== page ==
Corporate Fund revenues for FY2020 are estimated to end the year at $3.53 billion. This is $886.6 million, or 20.1%, below the originally budgeted revenues of $4.41 billion. The decline in revenue is primarily due to the impact COVID-19 has had on the economy, with the greatest impact on local tax revenues, such as transportation, business, recreation and utility taxes.[1] Corporate Fund expenditures are estimated to be $4.33 billion, which is $87.8 million, or 2.0%, lower than originally budgeted expenditures of $4.42 billion. This is primarily due to the City paying $71.1 million in anticipated settlements and judgments with bond proceeds from 2016 rather than paying those costs out of the Corporate Fund.[2] The table below compares the adopted FY2020 budget to FY2020 year-end estimates.


Beginning an effort to close the current fiscal year’s revenue shortfall of nearly $800 million, the City has identified approximately $500 million in savings and reimbursements, according the 2021 forecast. This includes $300 million in reimbursements from the federal government for COVID-19 related personnel costs and $200 million in potential savings from debt refinancing. The forecast notes that the City will continue to identify additional savings and efficiencies, but may also resort to cuts in programs and services, employee furloughs or layoffs and other measures to ensure the City ends the current fiscal year with a balanced budget.[3] However, at the same time the Mayor and City Council must begin to identify ways they will close the upcoming fiscal year’s projected Corporate Fund budget gap of $1.2 billion.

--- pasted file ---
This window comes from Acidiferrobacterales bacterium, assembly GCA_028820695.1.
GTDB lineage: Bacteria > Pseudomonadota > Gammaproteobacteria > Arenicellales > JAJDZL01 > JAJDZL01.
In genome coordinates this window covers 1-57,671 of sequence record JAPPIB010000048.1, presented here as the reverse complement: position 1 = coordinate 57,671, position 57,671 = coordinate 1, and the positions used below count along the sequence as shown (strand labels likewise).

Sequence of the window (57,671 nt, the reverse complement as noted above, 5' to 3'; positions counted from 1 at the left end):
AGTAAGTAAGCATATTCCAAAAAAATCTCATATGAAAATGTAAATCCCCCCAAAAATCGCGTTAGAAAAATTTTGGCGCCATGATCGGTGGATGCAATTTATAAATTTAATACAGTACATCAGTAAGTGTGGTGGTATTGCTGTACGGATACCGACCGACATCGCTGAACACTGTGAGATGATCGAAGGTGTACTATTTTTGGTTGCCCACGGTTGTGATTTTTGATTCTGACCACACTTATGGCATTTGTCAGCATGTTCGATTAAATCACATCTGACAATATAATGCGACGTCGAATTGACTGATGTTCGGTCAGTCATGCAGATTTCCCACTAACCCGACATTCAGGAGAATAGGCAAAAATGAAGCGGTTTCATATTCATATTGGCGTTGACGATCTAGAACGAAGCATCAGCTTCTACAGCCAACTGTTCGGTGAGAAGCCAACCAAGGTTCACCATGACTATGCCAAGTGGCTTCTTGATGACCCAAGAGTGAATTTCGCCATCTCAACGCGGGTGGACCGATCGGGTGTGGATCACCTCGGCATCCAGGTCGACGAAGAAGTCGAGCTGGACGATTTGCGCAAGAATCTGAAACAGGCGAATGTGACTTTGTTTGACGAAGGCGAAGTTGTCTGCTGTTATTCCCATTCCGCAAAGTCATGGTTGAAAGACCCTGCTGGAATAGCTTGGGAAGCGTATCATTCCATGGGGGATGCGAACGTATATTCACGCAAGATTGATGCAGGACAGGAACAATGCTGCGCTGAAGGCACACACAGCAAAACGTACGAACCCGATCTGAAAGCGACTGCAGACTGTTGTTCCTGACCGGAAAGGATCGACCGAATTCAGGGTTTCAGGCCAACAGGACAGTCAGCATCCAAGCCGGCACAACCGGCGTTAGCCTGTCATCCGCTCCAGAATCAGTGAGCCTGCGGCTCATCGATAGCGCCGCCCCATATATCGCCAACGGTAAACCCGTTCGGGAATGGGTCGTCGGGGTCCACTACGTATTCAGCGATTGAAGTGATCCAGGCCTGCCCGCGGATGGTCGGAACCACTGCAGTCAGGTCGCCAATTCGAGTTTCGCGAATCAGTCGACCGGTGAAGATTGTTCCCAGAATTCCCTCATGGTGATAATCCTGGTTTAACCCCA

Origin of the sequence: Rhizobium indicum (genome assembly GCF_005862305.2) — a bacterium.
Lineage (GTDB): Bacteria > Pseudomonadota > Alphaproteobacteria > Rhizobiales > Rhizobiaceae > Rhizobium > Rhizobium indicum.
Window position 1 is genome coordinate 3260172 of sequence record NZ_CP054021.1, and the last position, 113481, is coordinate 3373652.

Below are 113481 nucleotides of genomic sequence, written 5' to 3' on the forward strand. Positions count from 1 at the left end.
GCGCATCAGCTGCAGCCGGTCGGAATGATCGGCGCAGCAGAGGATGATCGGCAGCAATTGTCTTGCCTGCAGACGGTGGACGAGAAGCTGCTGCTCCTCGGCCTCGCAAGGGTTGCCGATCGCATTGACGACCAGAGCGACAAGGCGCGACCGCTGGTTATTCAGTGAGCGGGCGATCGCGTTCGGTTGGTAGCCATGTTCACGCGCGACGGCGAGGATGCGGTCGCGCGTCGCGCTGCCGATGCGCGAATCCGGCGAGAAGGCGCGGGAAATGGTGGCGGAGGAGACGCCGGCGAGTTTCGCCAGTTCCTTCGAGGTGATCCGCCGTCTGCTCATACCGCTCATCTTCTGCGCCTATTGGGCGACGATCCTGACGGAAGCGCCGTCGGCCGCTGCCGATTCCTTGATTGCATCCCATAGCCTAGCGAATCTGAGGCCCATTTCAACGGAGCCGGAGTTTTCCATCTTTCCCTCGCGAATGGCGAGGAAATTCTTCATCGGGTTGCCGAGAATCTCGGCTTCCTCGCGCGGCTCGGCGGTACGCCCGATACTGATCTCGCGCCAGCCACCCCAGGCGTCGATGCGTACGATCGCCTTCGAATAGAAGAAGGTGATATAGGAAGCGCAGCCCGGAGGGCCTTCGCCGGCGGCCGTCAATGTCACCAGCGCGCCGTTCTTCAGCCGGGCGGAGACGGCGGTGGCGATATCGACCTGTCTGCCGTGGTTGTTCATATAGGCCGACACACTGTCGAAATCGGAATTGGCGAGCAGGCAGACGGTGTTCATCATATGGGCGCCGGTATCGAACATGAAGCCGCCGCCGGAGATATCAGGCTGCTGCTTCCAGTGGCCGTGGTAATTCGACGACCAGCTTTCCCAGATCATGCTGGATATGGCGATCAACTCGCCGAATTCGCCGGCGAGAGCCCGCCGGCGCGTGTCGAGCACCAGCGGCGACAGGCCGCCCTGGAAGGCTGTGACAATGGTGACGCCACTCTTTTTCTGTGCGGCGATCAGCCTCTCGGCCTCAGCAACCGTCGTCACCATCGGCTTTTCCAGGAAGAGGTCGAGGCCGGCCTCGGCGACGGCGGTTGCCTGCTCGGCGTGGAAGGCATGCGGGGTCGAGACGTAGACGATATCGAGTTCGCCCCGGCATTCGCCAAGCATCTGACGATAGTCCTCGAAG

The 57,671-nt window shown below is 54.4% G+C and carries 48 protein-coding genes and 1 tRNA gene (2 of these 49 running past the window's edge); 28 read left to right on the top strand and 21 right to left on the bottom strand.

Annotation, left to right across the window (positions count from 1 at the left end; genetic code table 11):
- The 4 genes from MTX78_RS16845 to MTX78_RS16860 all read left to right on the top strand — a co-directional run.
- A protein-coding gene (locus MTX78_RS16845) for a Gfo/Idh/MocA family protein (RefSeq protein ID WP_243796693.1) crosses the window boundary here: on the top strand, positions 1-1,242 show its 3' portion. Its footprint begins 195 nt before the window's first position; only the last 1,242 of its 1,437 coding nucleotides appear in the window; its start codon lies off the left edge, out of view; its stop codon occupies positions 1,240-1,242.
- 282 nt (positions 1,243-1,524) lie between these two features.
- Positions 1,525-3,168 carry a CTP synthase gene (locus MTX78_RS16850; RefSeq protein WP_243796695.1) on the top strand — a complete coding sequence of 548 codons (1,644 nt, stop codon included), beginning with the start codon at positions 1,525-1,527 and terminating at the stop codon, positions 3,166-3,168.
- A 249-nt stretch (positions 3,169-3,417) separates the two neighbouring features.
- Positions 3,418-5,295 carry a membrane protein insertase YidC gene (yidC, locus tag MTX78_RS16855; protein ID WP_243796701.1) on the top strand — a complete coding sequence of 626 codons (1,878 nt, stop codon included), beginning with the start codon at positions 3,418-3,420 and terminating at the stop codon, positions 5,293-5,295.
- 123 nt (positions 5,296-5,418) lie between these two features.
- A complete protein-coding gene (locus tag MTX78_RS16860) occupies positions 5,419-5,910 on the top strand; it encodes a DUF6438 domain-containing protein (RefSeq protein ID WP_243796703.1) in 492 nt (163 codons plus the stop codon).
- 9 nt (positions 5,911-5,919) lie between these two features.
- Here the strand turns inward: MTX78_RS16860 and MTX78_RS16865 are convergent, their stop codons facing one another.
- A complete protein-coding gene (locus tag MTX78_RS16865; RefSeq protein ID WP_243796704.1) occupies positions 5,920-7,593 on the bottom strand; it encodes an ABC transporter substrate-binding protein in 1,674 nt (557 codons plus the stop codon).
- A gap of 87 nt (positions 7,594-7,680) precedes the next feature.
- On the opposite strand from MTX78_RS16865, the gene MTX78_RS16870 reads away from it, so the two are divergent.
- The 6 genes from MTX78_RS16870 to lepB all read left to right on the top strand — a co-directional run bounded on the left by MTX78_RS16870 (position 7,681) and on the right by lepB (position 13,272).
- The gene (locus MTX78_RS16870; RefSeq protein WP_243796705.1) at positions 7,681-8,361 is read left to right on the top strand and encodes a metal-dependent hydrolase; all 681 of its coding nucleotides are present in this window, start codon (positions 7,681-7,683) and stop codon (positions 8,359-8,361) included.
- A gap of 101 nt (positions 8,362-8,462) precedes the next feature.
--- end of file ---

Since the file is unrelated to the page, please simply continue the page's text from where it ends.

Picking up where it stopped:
Projected FY2021 Corporate Fund Budget Gap of $1.2 Billion

In its forecast, the City projects a FY2021 budget gap of $1.2 billion in the Corporate Fund, the City’s general operating fund. This is the gap that the City’s FY2021 budget will need to close through some combination of efficiencies, budget cuts and revenue increases. Of the $1.2 billion gap, the City attributes $783.2 million to revenue loss due to COVID-19 and $383.1 million to anticipated increases in expenses related to personnel, pension and debt.[4]